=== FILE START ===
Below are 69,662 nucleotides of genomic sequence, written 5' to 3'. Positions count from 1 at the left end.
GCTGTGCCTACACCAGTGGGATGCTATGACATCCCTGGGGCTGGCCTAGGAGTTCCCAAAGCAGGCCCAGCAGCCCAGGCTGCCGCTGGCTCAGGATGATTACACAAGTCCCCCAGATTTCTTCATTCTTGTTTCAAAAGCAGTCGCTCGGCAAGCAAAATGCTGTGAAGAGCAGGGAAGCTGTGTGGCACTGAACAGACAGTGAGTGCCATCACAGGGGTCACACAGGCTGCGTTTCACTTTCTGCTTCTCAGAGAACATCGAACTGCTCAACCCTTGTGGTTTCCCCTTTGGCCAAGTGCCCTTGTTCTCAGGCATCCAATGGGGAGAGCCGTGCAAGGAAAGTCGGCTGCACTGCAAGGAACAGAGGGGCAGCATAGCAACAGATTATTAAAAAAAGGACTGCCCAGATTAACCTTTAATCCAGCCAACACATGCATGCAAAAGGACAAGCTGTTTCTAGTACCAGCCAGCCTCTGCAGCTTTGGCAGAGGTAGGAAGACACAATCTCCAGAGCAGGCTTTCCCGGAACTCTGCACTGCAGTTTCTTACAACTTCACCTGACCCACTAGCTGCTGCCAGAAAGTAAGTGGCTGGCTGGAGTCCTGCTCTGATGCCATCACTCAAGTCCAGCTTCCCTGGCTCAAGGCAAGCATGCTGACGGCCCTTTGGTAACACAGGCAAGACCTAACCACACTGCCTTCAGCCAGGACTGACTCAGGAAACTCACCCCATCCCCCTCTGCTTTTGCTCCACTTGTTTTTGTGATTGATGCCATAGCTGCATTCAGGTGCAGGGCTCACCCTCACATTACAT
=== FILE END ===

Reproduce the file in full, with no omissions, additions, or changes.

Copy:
Below are 69,662 nucleotides of genomic sequence, written 5' to 3'. Positions count from 1 at the left end.
GCTGTGCCTACACCAGTGGGATGCTATGACATCCCTGGGGCTGGCCTAGGAGTTCCCAAAGCAGGCCCAGCAGCCCAGGCTGCCGCTGGCTCAGGATGATTACACAAGTCCCCCAGATTTCTTCATTCTTGTTTCAAAAGCAGTCGCTCGGCAAGCAAAATGCTGTGAAGAGCAGGGAAGCTGTGTGGCACTGAACAGACAGTGAGTGCCATCACAGGGGTCACACAGGCTGCGTTTCACTTTCTGCTTCTCAGAGAACATCGAACTGCTCAACCCTTGTGGTTTCCCCTTTGGCCAAGTGCCCTTGTTCTCAGGCATCCAATGGGGAGAGCCGTGCAAGGAAAGTCGGCTGCACTGCAAGGAACAGAGGGGCAGCATAGCAACAGATTATTAAAAAAAGGACTGCCCAGATTAACCTTTAATCCAGCCAACACATGCATGCAAAAGGACAAGCTGTTTCTAGTACCAGCCAGCCTCTGCAGCTTTGGCAGAGGTAGGAAGACACAATCTCCAGAGCAGGCTTTCCCGGAACTCTGCACTGCAGTTTCTTACAACTTCACCTGACCCACTAGCTGCTGCCAGAAAGTAAGTGGCTGGCTGGAGTCCTGCTCTGATGCCATCACTCAAGTCCAGCTTCCCTGGCTCAAGGCAAGCATGCTGACGGCCCTTTGGTAACACAGGCAAGACCTAACCACACTGCCTTCAGCCAGGACTGACTCAGGAAACTCACCCCATCCCCCTCTGCTTTTGCTCCACTTGTTTTTGTGATTGATGCCATAGCTGCATTCAGGTGCAGGGCTCACCCTCACATTACAT